Next To Normal

Doorstep Arts, Geelong brings this Pulitzer-Prize winning musical to Sydney's Hayes Theatre with great results.
Next To Normal

Image: supplied

Musical theatre can be said to tempt the senses, teach its audience about life and tug hard at the heartstrings. In this way, Next to Normal is a true triple-threat. A Tony-award winning musical in three categories including Best Score, the musical was also awarded the 2010 Pulitzer Prize for Drama.

Doorstep Arts from Geelong have succeeded in bringing this musical to Sydney’s Hayes Theatre with a comprehensive array of references to mental health symptoms and treatment options. A rewarding range of everyday family dynamics is also emphasised. This version upholds the original musical’s straightforward approach to mental illness. Its ambition toward stigma-busting for those dealing with diagnosis is not lost amongst its aftershocks.

The strong ensemble of six performers illustrates the family’s progression with clarity, honesty, humour and all the energy that this work demands. The actors quickly meet the challenge of creating a domestic atmosphere of constant instability, anxiety and renewal of stamina as they also do the illustration of delusion and doctor’s sessions.

Tom Kitt’s instantly likeable contemporary score is delivered with conversational ease by the six cast members. There is not a false note sung as the family makes sense of the emotional ebb and flow in song. Key musical numbers for ensemble groupings or soloists will repeat safely in your mind for days afterwards.

As the mother dealing with bipolar disorder and delusions following the loss of her baby, Natalie O’Donnell’s Diana is a believable, brave and bold creation. We see through this work by O’Donnell the sometimes analytical side of a mental health consumer forever walking a tightrope even as the rope itself disappears. She illustrates such a struggle with superbly nuanced spoken and sung vocal outbursts.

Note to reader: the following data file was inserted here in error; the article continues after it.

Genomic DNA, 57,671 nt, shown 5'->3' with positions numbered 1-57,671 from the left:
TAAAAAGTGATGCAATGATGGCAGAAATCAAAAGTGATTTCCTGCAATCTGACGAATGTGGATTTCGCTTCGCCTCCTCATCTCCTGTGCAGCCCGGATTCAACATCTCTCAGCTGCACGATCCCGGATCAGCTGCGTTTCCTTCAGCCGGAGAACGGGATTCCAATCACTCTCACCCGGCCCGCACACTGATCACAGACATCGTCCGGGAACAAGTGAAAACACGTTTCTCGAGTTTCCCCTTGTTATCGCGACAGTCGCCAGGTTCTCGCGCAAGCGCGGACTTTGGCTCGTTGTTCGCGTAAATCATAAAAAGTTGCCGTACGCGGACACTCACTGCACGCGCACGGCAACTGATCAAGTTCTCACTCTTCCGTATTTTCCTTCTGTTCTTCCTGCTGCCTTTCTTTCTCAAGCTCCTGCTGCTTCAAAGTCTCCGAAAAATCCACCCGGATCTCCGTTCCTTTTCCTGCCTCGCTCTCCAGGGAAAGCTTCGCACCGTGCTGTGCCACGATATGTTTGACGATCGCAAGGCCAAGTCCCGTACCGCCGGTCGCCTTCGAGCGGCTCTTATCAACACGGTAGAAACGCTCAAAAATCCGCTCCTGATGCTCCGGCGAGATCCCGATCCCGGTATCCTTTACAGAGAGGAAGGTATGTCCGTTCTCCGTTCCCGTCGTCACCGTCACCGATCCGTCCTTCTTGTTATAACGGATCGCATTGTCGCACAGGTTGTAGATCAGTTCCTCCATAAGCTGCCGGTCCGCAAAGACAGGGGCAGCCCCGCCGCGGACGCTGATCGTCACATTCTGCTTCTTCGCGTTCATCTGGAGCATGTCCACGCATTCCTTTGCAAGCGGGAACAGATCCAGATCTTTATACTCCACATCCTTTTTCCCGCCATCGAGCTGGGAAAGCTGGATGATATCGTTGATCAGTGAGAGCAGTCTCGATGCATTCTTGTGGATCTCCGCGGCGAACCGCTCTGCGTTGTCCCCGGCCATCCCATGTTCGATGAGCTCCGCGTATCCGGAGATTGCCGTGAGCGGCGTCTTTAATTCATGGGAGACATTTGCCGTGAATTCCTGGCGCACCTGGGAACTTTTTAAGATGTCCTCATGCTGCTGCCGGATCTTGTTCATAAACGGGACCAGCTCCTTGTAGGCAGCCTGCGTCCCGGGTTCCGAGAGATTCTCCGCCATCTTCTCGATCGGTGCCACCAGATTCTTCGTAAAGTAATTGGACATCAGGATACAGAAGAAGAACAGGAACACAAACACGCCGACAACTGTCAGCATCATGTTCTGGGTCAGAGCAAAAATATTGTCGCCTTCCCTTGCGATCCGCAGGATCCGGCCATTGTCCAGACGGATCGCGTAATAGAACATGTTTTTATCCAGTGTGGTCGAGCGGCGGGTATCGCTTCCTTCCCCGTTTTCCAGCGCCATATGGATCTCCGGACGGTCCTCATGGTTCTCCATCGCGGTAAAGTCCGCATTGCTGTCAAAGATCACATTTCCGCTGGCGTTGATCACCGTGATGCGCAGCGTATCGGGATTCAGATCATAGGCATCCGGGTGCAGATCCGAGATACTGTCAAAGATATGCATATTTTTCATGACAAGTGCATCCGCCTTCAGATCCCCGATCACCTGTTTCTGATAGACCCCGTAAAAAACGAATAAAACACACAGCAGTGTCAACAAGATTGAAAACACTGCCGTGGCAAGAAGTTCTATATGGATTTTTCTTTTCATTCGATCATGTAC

Very rewarding in this production is the other female family member, Natalie, as played by Kiane O’Farrell. The role demands her to be a constant foil for her mother, as well as reacting and surviving as a regular though damaged teenager. O’Farrell’s well-paced dialogue and expressive action give momentum to many scenes and provide expositional snippets in a rewarding kaleidoscope of colours throughout. Her vocal timbre is true and focused.

Natalie’s boyfriend Henry (Clay Roberts) is well portrayed and well sung. He interacts with convincing chemistry during his on stage relationship, providing beautiful light from outside for the struggling family. Alex Rathgeber provides a wealth of psychiatrist gems to clinically contrast with the humanness of the family throughout his well characterised and also finely sung performance.

Anthony Harkin’s Dan exudes vulnerability, fatigue and the desperation of a supporting relative. His depiction of over-enthusiastic grappling at the smorgasbord of treatment scenarios will be familiar to many. Harkin’s vocals are of the smooth modern style. He outlines lyrics with a harder edge where needed with enjoyable contrasts.

Dan’s son Gabe (Brent Trotter) consumes the stage, Martin Kinnane’s effective lighting, costuming variations and all music he sings with fantastic presence. His casting and direction through the ensemble action is the final successful piece to the production’s well cast group.

I have viewed Next to Normal in a much larger venue, where the result was less immediate, believable and musically balanced than it is currently at the Hayes Theatre. An illness-indicating innovation brought to the Hayes from performances in Melbourne is to use white chalk to manually outline objects and draw symbols on the floor set and props to show emotional signposts and accompany the thought process. If this creatively realised piece needed any more detail to emphasise its depths then this is the master, dare I say euphoric, stroke.

Rating: 4 out of 5 stars

Next to Normal

Produced by Doorstep Arts, Geelong
Sydney’s Hayes Theatre

Director: Darylin Ramondo
Musical Director: Alistair Smith
Lighting Designer: Martin Kinnane
Cast: Natalie O'Donnell, Anthony Harkin, Alex Rathgeber, Brent Trotter, Kiane O'Farrell, Clay Roberts.

Until 1 February 2015

Paul Nolan

Friday 16 January, 2015

About the author

Paul Nolan is a classically trained pianist. He studied at UNSW and graduated with a Bachelor of Music.